Datasouce.startTranscation() (Ignored because there was already a transaction for the
current thread, using that one)
    Datasource.getConnection() (the connection of the current transaction is returned!!!)
    Connection.close() (Connection is not "closed" (or returnend) yet because there is another
one in this transaction holding on to
it)
    Connection.rollback() (At this point something is gone wrong. The onlyRollBackBoolean
== true)
    Datasource.getConnection() (the connection of the current transaction is returned!!!)
    Connection.close() (Connection is not "closed" (or returnend) yet because there is another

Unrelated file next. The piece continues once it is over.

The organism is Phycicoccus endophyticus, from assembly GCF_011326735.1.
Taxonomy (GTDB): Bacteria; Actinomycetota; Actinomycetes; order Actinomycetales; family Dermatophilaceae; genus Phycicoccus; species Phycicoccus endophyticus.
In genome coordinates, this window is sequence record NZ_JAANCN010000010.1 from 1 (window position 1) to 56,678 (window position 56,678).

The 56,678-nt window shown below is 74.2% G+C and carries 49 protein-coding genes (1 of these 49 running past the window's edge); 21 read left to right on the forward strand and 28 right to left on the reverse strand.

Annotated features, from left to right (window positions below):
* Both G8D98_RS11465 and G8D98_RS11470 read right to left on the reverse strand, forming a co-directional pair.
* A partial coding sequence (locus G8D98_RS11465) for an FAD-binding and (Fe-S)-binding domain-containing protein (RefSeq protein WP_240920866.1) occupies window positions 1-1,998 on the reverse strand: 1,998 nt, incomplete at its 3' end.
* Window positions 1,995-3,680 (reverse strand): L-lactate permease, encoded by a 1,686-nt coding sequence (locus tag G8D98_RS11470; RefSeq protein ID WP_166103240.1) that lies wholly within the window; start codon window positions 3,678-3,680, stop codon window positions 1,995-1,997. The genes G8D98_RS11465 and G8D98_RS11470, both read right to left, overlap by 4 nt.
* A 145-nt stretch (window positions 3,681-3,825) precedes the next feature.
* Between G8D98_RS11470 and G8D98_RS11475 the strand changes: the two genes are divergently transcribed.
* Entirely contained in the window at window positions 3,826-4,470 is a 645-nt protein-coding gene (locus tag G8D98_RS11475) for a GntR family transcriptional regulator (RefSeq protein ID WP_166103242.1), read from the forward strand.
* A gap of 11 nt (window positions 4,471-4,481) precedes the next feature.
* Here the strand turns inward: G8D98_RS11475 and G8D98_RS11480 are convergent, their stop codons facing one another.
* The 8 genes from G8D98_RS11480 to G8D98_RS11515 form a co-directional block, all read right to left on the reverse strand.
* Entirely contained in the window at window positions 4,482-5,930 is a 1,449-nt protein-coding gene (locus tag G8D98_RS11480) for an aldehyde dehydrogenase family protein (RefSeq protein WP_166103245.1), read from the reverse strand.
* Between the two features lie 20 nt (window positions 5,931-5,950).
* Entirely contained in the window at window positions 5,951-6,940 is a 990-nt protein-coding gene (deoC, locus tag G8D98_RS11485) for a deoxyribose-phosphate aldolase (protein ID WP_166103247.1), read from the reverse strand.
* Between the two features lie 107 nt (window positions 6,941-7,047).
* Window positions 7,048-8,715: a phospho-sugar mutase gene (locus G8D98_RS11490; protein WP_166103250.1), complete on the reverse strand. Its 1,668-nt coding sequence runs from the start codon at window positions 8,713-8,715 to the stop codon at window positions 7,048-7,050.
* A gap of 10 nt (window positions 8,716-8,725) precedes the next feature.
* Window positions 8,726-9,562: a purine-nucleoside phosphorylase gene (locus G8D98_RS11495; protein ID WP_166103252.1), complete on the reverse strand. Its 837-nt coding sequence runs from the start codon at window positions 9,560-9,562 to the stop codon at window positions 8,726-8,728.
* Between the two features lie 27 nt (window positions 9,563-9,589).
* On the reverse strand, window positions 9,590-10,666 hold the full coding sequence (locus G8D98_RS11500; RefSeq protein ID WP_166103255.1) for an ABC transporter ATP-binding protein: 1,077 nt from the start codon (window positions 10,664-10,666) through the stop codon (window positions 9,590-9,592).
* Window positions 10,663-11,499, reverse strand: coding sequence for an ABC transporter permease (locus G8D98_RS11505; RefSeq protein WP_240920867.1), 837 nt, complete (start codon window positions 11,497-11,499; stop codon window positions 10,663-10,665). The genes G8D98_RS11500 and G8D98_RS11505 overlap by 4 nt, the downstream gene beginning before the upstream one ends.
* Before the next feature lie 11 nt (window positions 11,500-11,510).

one in this transaction holding on to
it)
    Connection.commit() (Exception because it could only be rollbacked)
    Connection.getError() get's the error why it is gone wrong
    Connection.close() (Connection is "closed" or returnend because there is no one in this
transaction holding on to it)


    Connection.getStatus() (Can alway's be called, returns OnlyRollBack or something like
that)

If there is call to getConnection but there is not a current Transaction, a Transaction will
be made.

I want this because i make my Database Objects just as Entity beans (for easy transaction
to a EJB server at one time)
so:
    class Customer
    {
        public static Customer findCustomerByPrimaryKey(int key or PrimaryKey key)
        {
                Connection connection =  datasource.getConnection(); // Auto made a Transaction
                // Select the customer and makes a customer (maybe the Customer is Pooled
in a CacheablePool see below)